Bear Mountain Golf and Country Club - Valley Course News

March 12, 2009

The ‘real dirt’ Golf FAQ’s

  • The Mountain course cost $17 Million to build

  • The valley course will cost more due to blasting and environmental commitments and as it is still in development there isn’t a final dollar value yet

  • The Mountain course has 23 miles of irrigation pipe and 1200 irrigation heads

  • The Valley course has 27 miles of irrigation pipe and 1400 heads

  • We blasted 350,000 cubic meters of rock on the valley course

  • We used 283,000 tons of sand to construct the valley course.

  • The drainage is the same on both courses – the very best!

  • Yes we are members of the Audubon society and are in the process of becoming certified. This certification will take a few years to complete


  • We are doing a lot of environmentally friendly practices; we use organic fertilizers when applicable

  • We use what is called a spoon feeding program for fertilizer. Less fertilizer is applied directly to the plant which in turn reduces the amount of actual fertilizer used over the course of the growing season. We only feed the plant what it needs. All fertilizer used for this spoon feeding program is liquid. This reduces or actually eliminates the chance of leaching or runoff of fertilizer into ponds and streams

  • We hired an environmental monitor to test the water 4 times / year on both the Mountain & Valley courses. They test for all products that we use on the course, especially chemical and nitrogen. I am proud to say that in 7 years of testing the water we have NEVER had a negative result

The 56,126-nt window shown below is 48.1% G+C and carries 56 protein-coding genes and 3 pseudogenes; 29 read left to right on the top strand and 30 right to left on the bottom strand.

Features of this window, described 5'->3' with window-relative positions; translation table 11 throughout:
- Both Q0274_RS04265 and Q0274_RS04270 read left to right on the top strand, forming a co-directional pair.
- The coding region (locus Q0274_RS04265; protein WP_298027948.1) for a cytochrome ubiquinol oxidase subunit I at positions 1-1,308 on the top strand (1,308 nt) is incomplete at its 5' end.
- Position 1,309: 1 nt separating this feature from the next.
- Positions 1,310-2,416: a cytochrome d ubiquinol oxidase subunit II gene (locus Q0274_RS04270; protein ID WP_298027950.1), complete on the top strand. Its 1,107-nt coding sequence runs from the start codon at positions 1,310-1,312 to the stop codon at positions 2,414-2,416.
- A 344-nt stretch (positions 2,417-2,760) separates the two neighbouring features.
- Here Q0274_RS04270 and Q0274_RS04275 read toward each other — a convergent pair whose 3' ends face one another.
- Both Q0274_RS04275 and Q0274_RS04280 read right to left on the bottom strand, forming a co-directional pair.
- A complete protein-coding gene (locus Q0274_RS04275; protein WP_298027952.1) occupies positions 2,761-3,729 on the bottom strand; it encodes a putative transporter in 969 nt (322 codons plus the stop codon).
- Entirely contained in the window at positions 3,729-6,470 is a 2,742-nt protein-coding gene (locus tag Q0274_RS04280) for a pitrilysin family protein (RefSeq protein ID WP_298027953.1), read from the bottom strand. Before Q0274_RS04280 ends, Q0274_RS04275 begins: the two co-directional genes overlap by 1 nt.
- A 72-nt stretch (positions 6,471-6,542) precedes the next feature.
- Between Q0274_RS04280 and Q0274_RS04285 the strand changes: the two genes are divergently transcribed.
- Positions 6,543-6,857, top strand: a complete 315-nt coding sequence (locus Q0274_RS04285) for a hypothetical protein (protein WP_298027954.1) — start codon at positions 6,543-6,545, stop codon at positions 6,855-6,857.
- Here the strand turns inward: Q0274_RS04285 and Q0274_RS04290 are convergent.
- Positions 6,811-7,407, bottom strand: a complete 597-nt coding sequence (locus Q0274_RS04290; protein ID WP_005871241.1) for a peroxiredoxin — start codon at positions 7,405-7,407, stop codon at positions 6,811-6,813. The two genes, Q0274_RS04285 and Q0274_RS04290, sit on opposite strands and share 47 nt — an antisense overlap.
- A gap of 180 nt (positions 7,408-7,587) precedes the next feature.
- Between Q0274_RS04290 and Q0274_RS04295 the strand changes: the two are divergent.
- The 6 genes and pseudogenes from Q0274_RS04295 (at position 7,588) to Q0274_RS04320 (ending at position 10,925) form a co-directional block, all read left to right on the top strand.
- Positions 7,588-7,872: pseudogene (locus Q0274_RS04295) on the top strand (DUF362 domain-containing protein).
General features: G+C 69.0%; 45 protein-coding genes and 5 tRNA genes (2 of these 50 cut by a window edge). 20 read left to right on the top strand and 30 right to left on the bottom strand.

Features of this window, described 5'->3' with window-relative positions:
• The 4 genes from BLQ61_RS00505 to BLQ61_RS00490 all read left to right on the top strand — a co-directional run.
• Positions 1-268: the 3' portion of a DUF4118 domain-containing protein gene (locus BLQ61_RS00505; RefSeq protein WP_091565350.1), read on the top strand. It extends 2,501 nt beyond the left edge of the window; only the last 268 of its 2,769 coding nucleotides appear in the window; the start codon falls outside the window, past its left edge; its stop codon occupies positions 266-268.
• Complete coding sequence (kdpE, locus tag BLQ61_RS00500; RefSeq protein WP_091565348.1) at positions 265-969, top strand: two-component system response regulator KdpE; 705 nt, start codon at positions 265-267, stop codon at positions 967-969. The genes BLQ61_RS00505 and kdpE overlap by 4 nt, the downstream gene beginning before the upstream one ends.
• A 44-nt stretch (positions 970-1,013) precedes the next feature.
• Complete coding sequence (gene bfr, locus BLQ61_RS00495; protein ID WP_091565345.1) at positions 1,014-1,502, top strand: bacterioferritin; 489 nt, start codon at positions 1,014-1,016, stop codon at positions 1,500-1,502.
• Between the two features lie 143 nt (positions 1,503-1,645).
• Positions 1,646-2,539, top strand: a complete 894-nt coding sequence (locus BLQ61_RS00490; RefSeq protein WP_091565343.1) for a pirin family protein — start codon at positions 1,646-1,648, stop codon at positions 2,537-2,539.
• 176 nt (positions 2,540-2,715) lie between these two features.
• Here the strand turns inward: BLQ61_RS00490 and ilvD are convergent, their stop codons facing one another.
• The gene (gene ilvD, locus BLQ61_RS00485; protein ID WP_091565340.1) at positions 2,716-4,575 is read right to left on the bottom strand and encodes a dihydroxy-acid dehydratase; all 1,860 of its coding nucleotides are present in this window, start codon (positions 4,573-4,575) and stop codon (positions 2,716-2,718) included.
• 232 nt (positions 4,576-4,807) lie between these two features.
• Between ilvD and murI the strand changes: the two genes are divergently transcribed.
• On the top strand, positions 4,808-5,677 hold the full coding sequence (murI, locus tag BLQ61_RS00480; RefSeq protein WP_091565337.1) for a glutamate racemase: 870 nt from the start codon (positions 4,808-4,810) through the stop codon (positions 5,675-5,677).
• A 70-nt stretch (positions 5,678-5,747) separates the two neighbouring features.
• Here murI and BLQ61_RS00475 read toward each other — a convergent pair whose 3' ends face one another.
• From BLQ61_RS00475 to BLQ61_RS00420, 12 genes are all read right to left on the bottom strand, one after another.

• We stock our 13th pond on the Mountain course which has increased the wildlife activity. We have Cormorants, Blue Herons, Osprey, Bald Eagles, numerous varieties of Ducks and even had a River Otter in the pond in the fall of 2007/2008.

  • We have expanded the naturalized tall fescue areas on the mountain course to help protect the small mammals, which has increased our wildlife corridors thus reducing the amount of maintained turf which decreases the amount of fertilizer being used.

  • We are currently planting the ponds edge on 15 in the Valley course with bullrushes and other aquatic plants.

  • Brush piles have been incorporated into the landscape for small animals for nesting sites and for cover from predators.

  • We have never used or will ever use an insecticide.

  • We have incorporated a IPM (Integrated Pest Management Program). This program involves developing a threshold for disease, fertilizer applications, and making the environment a high priority. All chemical applications are done by certified applicators.


  • 2 fish ladders have been installed for the trout in the Valley course. 1 ladder is for Matson Lake and the other is for Osborne Lake.

 

 

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